Danville and Pittsylvania County are expecting dramatic growth in coming years, bringing significant changes to the area. According to its residents, the region is ready for some of these anticipated changes, like increased tourism, and unprepared for others, like rising demands for broadband, child care and housing.
At four events between December and April, residents could participate in The Big Sort, an exercise that asked them to weigh in on trends that the region can expect to see in the next 20 years.
The workshops — two each in Danville and Pittsylvania — were organized by the Partnership for Regional Prosperity, an organization focused on how to prepare for the growth in the region.
On Wednesday, the community learned the results of the workshops. These results identified the region’s level of preparedness for each trend, according to the opinion of the participants.
“This is good information that can feed into something like an updated economic strategic plan or an action in public policy,” Beth Doughty, manager for the Partnership for Regional Prosperity, said at Wednesday’s event.
With this information, the partnership will help the community focus on three weak areas: child care, infrastructure and housing. The organization plans to initiate collaborative conversations and identify resources for the city and county.
“The Big Sort exercise helped leaders and residents get their heads around what might be coming in the future,” Doughty said. “The Danville and Pittsylvania County region is experiencing unprecedented success in economic development and is seeing growth, and change has to come with that to accommodate that growth.”
About 150 people participated in the sorting process, organized into 37 teams.
At each workshop, residents were put into teams of between three and five people. Each team got a deck of 47 cards describing trends that are expected to shape the future of the region, including society, technology, economy, environment and politics. For each trend, teams answered two questions:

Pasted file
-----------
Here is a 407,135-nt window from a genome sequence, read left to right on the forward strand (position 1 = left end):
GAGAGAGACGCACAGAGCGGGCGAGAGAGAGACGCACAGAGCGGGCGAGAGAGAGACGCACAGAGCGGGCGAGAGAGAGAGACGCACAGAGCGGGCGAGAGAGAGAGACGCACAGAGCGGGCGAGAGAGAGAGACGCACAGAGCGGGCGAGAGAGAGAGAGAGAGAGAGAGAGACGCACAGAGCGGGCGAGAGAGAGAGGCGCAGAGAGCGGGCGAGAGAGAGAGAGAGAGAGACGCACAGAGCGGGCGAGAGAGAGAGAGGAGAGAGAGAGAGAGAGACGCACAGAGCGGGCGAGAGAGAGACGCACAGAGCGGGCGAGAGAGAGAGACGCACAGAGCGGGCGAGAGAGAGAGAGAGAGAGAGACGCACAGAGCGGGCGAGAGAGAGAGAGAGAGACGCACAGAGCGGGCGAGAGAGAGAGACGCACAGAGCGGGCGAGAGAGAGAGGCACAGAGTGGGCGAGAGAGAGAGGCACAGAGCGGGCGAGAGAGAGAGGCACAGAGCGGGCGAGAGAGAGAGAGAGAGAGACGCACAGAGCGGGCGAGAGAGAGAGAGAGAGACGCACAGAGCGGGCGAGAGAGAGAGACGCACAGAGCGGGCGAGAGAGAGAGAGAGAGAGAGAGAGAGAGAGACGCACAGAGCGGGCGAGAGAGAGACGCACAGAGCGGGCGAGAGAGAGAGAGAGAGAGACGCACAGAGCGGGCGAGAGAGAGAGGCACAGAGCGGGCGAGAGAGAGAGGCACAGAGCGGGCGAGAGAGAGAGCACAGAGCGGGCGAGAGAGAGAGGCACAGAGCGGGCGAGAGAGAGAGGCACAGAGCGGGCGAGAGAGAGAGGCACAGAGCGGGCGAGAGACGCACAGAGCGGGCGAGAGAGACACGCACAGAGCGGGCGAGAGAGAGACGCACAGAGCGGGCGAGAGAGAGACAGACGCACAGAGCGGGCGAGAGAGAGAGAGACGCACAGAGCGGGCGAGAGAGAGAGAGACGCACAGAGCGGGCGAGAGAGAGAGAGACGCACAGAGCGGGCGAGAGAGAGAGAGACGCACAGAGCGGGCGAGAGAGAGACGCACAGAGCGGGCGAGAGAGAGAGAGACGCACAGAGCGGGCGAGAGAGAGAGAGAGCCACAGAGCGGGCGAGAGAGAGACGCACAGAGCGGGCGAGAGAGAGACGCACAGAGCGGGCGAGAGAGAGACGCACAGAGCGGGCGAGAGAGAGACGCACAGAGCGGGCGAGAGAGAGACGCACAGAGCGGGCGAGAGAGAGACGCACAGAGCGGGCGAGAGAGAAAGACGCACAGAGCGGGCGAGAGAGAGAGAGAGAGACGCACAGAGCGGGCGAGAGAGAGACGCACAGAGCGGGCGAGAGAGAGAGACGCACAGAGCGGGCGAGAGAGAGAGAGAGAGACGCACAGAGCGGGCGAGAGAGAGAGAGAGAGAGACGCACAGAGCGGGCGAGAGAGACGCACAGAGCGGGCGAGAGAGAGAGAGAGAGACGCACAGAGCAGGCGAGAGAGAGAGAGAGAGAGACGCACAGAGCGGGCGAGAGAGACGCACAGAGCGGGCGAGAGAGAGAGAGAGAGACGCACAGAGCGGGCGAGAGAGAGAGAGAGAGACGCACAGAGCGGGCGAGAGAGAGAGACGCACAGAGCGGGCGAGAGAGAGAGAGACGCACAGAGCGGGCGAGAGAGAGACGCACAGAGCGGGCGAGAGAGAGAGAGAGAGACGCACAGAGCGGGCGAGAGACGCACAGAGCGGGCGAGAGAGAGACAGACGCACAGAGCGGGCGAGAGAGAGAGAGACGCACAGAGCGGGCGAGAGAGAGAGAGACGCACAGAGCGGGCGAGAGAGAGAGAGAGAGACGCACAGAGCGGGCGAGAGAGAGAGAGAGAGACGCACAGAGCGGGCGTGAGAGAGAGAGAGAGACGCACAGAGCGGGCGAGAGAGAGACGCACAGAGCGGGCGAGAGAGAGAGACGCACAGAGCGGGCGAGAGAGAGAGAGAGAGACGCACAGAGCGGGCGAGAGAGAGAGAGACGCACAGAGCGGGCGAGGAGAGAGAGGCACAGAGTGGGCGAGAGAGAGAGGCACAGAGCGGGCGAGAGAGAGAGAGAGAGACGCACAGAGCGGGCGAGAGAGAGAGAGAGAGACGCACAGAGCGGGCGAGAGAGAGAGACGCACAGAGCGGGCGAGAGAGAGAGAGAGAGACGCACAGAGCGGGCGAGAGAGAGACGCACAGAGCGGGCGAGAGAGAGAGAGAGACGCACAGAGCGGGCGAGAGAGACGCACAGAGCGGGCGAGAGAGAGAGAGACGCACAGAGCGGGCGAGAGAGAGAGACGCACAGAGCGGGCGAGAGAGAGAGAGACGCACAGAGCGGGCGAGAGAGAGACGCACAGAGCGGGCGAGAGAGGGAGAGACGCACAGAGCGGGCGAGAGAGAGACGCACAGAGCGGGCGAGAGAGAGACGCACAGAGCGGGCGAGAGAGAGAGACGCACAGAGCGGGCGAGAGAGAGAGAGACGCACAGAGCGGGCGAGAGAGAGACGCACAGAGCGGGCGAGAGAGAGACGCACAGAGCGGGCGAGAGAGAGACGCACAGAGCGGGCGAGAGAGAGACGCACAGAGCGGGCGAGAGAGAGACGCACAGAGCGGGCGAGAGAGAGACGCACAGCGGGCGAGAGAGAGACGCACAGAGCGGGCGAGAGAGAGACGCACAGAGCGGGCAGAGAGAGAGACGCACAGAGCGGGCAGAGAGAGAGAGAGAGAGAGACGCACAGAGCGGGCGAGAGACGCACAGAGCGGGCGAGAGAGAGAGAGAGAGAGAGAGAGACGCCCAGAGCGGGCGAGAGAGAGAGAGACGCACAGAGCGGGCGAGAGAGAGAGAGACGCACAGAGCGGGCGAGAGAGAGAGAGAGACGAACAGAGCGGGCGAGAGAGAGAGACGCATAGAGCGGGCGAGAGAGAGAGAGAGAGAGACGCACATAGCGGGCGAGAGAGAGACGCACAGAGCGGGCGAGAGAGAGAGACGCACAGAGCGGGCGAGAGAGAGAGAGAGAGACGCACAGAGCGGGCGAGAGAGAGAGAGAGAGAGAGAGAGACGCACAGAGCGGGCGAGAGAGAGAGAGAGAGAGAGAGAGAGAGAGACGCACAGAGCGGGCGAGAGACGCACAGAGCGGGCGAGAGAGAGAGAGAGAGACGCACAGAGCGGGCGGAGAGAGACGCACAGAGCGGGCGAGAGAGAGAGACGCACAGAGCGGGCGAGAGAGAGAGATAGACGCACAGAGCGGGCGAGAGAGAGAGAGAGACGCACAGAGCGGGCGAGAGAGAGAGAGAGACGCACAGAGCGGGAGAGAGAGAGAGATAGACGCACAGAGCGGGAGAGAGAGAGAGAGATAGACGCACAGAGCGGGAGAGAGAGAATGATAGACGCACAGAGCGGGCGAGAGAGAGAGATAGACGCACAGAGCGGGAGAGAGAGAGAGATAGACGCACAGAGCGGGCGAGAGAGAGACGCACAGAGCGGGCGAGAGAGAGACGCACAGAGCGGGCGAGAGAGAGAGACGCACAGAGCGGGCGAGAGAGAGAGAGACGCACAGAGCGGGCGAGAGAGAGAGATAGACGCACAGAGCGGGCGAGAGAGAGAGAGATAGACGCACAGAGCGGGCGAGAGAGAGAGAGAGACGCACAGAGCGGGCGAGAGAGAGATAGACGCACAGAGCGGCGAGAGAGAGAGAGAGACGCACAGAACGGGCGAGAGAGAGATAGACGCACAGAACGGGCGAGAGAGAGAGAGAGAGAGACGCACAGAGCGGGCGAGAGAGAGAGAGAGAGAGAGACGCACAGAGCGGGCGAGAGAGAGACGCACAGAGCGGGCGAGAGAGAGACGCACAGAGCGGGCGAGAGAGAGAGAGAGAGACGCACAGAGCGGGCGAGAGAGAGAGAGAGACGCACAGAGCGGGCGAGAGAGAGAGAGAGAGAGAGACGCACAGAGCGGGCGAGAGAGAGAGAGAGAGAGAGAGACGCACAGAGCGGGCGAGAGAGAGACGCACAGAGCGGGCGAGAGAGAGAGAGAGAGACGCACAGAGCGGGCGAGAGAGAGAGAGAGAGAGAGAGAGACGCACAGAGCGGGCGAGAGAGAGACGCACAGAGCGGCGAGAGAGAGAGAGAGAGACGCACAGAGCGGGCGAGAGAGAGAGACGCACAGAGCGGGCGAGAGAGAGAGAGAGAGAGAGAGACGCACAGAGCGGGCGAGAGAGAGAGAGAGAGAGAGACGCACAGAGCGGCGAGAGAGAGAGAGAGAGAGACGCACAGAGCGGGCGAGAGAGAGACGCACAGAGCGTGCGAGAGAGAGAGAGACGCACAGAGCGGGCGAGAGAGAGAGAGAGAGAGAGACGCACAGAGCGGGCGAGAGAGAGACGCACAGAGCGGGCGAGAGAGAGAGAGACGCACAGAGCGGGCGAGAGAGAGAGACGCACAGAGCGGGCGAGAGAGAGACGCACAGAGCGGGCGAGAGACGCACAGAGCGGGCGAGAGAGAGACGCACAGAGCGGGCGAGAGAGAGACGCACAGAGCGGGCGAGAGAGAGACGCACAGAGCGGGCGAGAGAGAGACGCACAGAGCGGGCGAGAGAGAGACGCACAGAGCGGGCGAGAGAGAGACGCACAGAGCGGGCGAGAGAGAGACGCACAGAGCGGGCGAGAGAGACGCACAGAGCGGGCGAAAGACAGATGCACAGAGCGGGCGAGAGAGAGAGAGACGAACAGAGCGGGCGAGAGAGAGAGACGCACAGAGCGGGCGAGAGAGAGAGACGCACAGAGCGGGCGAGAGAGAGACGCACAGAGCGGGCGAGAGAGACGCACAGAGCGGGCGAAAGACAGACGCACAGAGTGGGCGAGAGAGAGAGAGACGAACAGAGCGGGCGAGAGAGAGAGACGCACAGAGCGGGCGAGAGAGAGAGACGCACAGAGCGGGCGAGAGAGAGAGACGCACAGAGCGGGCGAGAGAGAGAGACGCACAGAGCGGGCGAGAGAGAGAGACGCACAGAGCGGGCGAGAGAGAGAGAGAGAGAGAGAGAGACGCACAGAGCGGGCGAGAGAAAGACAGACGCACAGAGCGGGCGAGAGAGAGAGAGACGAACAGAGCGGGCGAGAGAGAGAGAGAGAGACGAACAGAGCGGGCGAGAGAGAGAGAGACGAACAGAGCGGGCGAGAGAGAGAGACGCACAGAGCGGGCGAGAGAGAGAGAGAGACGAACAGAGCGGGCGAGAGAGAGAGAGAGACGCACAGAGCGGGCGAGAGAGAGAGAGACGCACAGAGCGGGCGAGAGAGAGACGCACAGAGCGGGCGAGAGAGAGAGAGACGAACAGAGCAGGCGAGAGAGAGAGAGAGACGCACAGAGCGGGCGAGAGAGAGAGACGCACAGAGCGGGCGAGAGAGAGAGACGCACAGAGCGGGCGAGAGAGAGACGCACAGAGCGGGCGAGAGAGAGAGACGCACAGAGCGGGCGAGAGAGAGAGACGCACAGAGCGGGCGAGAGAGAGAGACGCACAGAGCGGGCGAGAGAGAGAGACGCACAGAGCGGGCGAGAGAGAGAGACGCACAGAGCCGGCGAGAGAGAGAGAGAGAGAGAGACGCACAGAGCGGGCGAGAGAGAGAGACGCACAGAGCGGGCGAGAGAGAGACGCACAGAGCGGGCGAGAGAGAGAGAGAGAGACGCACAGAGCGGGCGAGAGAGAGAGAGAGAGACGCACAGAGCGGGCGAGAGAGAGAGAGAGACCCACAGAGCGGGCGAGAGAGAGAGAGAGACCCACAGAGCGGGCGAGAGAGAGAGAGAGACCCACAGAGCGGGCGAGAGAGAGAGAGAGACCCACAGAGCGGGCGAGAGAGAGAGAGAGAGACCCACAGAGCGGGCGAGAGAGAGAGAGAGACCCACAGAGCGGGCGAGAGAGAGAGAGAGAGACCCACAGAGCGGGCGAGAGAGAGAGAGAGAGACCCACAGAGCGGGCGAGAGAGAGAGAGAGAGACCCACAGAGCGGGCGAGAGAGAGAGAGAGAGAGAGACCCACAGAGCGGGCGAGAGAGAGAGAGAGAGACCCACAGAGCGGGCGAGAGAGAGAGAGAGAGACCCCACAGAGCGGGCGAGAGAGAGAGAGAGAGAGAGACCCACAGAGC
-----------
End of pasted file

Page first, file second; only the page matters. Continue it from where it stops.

“How certain are we that this trend will occur by 2042 in Danville and Pittsylvania?” and “How much impact will this trend have on the future of Danville and Pittsylvania by 2042?”
Then, teams placed each card into a quadrant of their game board based on its degree of certainty and level of impact.
The exercise encouraged teams to think like futurists, not like historians, Doughty said.
Teams also ranked the region’s readiness for each trend on a scale of 0 — least ready — to 10, most ready.
The results were compiled, analyzed and then shared with the community Wednesday at the Institute for Advanced Learning and Research.
The Big Sort results can tell the region which issues to focus on and prepare for, Doughty said. Twelve trends were ranked “high certainty/high impact” by at least half of the teams.
Of those 12, residents think the region is better prepared for the following five, which ranked above the median in terms of regional readiness:
- Increased sales tax to fund capital school projects
- Increasing interest in entrepreneurship
- Growing investments in public education
- Increasingly sophisticated manufacturing
- Increasing tourism economy
“These high-readiness trends are really evidence of the work that’s been done in the region to improve the economy, make progress and be on the precipice of unprecedented growth and prosperity,” Doughty said. “But the lowest readiness is the flipside.”
The other seven trends ranked below the median in terms of regional readiness:
- Rising minimum wage
- Rising telehealth for mental health
- Rising broadband demand
- Increasing cyber security needs
- Improving water and sewer infrastructure
- Rising pressures to address child care
- Rising demand for new housing
These problems aren’t unique to Danville or Pittsylvania County, Doughty said.
“Many, many large and small communities in the region are looking at exactly the same issues,” she said. “The problem is no one has really come up with a solution.”
Leaders should pay attention to these trends now, Doughty said.
“The growth and prosperity that this region can see on the horizon, it makes it all the more important that these issues receive attention so that you can achieve what is right in front of you,” she said.